To answer his question... NO we don't and SHOULD NOT!
Breaking the seal of the wax ring typically requires replacement. That job is about an hour alone with the right tools... and I don't carry spare wax rings on the job.
Home Inspections 101 - Electrical
It's called a split-bus electric panel. A precursor to our modern electric panels.
Tell me again about your low-cost inspections?
Funny Furnace vent...
It's called a concentric vent... but you would know that had you acquired training prior to starting your inspection business.
The Elusive 800 amp service panel
Sorry Charlie... doesn't work like that.
It's considered 200 amp. Rare to find any amperage above this in residential. But feel free to ask your other Facebook peers while you work on this report!
More amperage questions...
Again... Sorry Charlie. That is a 20 amp 2-pole circuit breaker for the air conditioner. That does not make it 40 amps total.
Did you actually charge the clients for this inspection?
Finsihing up my report
It's called a retention screw. Retention devices are required for back-fed main breakers. Covered in the electrical class of your training...
Finishing up your report eh? Can't wait to read your Facebook peers narratives.
It's called a piezo-electric igniter... Or in simple terms, the thing that sparks and lights the water heater gas pilot inside the sealed combustion chamber... What other (ehem) rare gems you inspecting that you can't identify?
Ummm... The electrician is right. The clients deserve their money back for this basic ignorance.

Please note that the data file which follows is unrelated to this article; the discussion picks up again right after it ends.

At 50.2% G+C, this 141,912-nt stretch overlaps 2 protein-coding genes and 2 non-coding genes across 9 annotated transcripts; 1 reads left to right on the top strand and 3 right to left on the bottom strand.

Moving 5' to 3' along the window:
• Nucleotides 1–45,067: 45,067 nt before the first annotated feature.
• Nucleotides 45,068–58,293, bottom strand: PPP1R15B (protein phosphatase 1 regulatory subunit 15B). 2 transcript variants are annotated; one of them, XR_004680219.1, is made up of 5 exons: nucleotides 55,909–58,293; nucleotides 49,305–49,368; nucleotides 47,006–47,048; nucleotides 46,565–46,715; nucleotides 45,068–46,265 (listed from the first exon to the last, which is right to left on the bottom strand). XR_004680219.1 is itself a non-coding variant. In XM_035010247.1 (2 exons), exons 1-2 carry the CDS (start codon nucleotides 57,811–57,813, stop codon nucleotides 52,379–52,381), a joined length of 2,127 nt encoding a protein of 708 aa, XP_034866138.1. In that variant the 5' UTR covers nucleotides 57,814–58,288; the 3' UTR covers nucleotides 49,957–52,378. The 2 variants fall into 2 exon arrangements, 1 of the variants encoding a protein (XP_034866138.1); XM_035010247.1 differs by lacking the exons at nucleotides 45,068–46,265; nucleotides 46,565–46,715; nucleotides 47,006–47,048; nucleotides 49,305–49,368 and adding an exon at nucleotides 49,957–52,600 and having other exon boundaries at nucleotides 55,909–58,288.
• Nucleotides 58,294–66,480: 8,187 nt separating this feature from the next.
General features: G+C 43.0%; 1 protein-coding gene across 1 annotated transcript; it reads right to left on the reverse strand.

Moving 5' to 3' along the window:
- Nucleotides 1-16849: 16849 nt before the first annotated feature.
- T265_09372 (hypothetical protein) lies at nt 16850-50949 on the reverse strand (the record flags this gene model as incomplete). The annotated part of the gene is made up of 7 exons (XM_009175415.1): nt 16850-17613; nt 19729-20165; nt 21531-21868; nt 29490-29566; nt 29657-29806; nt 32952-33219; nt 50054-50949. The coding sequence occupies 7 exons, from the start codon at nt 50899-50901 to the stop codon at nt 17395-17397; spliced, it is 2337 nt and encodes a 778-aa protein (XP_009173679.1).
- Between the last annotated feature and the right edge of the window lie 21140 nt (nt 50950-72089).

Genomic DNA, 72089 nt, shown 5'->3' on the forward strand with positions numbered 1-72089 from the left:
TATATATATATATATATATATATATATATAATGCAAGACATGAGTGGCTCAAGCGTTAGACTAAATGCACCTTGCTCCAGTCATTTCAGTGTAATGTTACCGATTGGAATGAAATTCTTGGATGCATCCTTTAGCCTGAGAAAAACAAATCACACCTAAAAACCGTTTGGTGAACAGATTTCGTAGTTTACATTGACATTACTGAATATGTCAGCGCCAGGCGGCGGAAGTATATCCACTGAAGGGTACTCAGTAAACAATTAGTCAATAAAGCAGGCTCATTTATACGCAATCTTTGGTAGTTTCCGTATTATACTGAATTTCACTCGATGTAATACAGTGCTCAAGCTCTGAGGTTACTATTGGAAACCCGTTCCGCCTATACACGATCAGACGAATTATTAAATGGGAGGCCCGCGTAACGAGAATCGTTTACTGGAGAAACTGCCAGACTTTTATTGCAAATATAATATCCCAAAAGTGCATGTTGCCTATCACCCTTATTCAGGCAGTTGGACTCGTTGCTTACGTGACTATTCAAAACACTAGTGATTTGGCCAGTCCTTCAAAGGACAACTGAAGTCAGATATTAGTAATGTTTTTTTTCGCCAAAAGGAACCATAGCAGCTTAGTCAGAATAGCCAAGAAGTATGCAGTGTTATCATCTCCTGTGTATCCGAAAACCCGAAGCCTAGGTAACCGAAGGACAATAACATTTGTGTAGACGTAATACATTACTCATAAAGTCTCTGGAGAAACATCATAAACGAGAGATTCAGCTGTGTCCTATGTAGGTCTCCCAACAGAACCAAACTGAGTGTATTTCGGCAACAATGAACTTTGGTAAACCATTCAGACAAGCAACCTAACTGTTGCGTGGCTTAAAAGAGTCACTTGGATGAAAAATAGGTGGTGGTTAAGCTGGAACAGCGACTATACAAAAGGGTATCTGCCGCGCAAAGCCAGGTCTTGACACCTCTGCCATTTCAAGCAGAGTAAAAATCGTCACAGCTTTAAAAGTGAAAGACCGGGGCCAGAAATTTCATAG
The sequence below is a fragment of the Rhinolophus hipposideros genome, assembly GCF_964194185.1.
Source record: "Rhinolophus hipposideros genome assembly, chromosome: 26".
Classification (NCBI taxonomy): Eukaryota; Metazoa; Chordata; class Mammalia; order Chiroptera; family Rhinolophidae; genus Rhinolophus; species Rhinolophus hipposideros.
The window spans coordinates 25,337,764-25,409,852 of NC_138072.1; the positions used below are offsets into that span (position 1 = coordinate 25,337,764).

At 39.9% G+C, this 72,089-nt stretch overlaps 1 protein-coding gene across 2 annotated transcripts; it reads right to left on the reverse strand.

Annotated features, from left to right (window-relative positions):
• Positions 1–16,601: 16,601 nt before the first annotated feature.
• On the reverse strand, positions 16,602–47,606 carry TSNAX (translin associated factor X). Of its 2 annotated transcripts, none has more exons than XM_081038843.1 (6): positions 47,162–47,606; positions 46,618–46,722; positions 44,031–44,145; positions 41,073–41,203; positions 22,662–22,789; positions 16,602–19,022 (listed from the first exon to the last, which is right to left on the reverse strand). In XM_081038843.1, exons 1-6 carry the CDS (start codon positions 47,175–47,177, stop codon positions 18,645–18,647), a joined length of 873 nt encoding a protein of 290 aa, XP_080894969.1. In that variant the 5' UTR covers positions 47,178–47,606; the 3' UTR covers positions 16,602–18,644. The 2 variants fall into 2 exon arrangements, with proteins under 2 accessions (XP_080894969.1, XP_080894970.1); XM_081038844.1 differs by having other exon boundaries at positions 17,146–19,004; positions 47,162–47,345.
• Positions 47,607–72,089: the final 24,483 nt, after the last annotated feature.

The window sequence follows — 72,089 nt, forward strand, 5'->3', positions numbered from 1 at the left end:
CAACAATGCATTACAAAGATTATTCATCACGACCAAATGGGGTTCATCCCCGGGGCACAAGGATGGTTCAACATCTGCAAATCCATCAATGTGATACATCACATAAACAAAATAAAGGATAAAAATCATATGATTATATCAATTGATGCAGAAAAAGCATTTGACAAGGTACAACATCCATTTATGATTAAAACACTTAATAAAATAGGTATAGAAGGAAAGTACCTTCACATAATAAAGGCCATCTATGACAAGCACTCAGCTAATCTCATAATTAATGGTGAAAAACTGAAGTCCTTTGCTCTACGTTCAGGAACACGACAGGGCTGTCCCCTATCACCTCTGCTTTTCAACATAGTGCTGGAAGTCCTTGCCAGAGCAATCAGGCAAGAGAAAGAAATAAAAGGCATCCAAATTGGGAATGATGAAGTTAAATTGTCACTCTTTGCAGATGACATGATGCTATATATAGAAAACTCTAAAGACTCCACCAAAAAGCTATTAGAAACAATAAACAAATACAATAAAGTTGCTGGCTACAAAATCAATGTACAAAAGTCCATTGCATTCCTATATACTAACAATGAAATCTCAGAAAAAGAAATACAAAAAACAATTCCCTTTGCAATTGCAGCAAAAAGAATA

Unfortunately you need more help than a simple narrative can provide. (And so do your clients...)
Back to the basics...
It's called PEX (or crosslinked polyethylene)... Only common in just about EVERY new construction and re-plumb project for the past 20 or so years.
May I see your training credentials?
Document what? Your complete lack of training, or the electrical splices not contained in a covered and secured junction box?
I'm sure your warn your potential clients about your fundamental lack of "understanding all this electrical stuff"!
Congratulations on getting your license to inspect though...
In search of wisdom
Your 'Furnace Alarm' is actually a DOORBELL TRANSFORMER! Sneaky little devils! They can be found just about anywhere, but commonly encountered near the electrical distribution panel where it's warm. They like warm...
The "termite wasp"
(*facepalm*) Umm... No... right classification (insect), but wrong species. But I guess I may be at an advantage having had an interest in insects since I could walk.
These are the nest remnants of a solitary wasp known as a "Mud Dauber". Quite a common, harmless, and beneficial insect (especially if you dislike spiders). Not a termite or any other form of wood destroying insect.
Facebook Insulation Identitification
Incompetency at its best.
Loose fill cellulose (paper) insulation is very hard to confuse with vermiculite (possible asbestos contaminated) insulation to anyone with even a little training or experience.
A better price...
They know the value of their service! And you'll likely get exactly what you paid for!
In my professional opinion... NO. I would recommend this catastrophe be removed and replaced by a competent trades person. But I guess that's the difference between a professional inspector and one who can't identify this masonry installation as an utter failure.
No it shouldn't be "under the shingles". Basic water shedding principles. Installing it under the shingles would be the equivalent of tucking your raincoat inside your rain paints and hoping this funnel keeps you dry.